Did you see it? Take a closer look. On average, it takes a browser roughly 15% to 20% of the total execution time to parse the JavaScript. I didn’t come up with the numbers. These are stats from real-world applications and websites which utilize JavaScript one way or another. Now 15% might not seem a lot to you, but trust me, it is. A typical SPA loads about 0.4MBs of JavaScript and it takes the browser approximately 370ms to parse it. Again, you might say, well, that’s not that much. It’s not a lot by itself. Bear in mind though that this is only the time needed to parse the JavaScript code into ASTs. This doesn’t include the execution itself or any of the rest of the processes taking place during a page load such as CSS and HTML rendering. And this all refers to desktop only. Once we go into mobile, things quickly get more complicated. Time spent on parsing can often be two to five times as much on phones as on desktop.

The above graph shows the parsing time of 1MB bundle of JavaScript across mobile and desktop devices of different class.

What’s more, web apps are getting more complex by the minute as more business logic is going to the client side to introduce a more native-like user experience. You can easily understand how much this is affecting your app/website. All you need to do is open the browser dev tools and let it measure the amount of time spent on parsing, compiling, and everything else that’s happening in the browser until the page is fully loaded.

Unfortunately, there are no dev tools on mobile browsers. No worries though. This doesn’t mean that there’s nothing you can do about it. This is why tools like DeviceTiming exist. It can help you measure parsing & execution times for scripts in a controlled environment. It works by wrapping local scripts with instrumentation code so that each time your pages are hit from different devices you can locally measure the parsing and execution times.

The good thing is that JavaScript engines do a lot to avoid redundant work and get more optimized. Here are a few things that engines do across major browsers.

V8 for example does script streaming and code caching. Script streaming means that async and deferred scripts get parsed on a separate thread as soon as the download has begun. This indicates that the parsing is almost immediately done after the script is downloaded. It results in pages getting loaded about 10% faster.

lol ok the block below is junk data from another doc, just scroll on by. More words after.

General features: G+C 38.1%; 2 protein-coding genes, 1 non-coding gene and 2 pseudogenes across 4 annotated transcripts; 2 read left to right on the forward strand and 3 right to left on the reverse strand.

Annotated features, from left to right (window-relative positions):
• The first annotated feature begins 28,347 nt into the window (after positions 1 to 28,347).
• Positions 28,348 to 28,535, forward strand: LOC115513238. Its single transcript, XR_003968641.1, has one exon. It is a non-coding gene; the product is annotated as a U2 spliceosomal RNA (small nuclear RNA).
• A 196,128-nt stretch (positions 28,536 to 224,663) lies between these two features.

The JavaScript code is usually compiled into bytecode on each page visit. This bytecode, however, is then discarded once the user navigates to another page. This happens because the compiled code depends a lot on the state and context of the machine at the time of compilation. This is where Chrome 42 introduces bytecode caching. It’s a technique which stores the compiled code locally so when the user gets back to the same page all steps such as download, parsing and compiling can be skipped. This allows Chrome to save about 40% on parsing and compilation time. Plus, this also results in saving mobile devices’ battery life.

In Opera, the Carakan engine can reuse the compiler output from another program that was recently compiled. There’s no requirement that the code should be from the same page or even domain. This caching technique is actually very effective and can skip the compilation step entirely. It relies on typical user behavior and browsing scenarios: whenever the user follows a certain user journey in the app/website, the the same JavaScript code gets loaded. However, the Carakan engine has been long replaced by Google’s V8.

The SpiderMonkey engine used by Firefox doesn’t cache everything. It can transition into a monitoring stage where it counts how many times a given script is being executed. Based on this count it determines which parts of the code are hot and need to be optimized.

Obviously, some take the decision not to do anything. Maciej Stachowiak, the lead developer of Safari, states that Safari doesn’t do any caching of the compiled bytecode. It’s something that they have considered but they haven’t implemented since the code generation is less than 2% of the total execution time.

These optimizations do not directly affect the parsing of the JavaScript source code but they definitely do their best to completely skip it. What can be a better optimization than not doing it altogether?

There are many things we can do to improve the initial loading time of our apps. We can minimize the amount of JavaScript we’re shipping: less script, less parsing, less execution. To do this we can deliver only the code required on a specific route instead of loading one big blob of everything. For example, the PRPL pattern preaches this type of code delivery. Alternatively, we can check our dependencies and see if there’s anything redundant that might be doing nothing more but bloating our codebase. These things deserve a topic of their own, however.